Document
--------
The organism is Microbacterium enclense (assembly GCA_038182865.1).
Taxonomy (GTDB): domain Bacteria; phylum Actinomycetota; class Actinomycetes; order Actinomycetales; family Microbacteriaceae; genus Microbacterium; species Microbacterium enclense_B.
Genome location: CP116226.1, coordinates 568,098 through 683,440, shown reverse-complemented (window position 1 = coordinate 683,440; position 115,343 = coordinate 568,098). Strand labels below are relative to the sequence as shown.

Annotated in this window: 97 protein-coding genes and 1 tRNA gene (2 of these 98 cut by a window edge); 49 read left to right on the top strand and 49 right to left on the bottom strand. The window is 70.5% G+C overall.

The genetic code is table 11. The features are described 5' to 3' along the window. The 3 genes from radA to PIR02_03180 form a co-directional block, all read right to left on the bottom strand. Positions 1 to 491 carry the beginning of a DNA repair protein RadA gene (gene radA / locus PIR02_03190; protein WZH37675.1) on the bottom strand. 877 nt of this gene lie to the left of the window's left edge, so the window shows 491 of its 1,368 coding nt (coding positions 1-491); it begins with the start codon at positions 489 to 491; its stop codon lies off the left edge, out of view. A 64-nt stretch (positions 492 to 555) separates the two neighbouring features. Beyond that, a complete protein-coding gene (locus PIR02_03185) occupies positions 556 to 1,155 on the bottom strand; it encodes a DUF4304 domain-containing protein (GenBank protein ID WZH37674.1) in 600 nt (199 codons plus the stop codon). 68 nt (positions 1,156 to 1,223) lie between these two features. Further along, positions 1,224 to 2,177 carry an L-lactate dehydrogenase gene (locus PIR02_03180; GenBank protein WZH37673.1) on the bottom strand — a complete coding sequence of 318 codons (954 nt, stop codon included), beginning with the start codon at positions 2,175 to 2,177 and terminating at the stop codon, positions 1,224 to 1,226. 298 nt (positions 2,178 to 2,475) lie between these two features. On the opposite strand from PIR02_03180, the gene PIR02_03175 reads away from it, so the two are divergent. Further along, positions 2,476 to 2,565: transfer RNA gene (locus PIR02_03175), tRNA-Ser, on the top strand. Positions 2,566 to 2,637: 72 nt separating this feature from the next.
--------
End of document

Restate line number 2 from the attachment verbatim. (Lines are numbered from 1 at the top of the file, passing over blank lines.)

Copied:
Taxonomy (GTDB): domain Bacteria; phylum Actinomycetota; class Actinomycetes; order Actinomycetales; family Microbacteriaceae; genus Microbacterium; species Microbacterium enclense_B.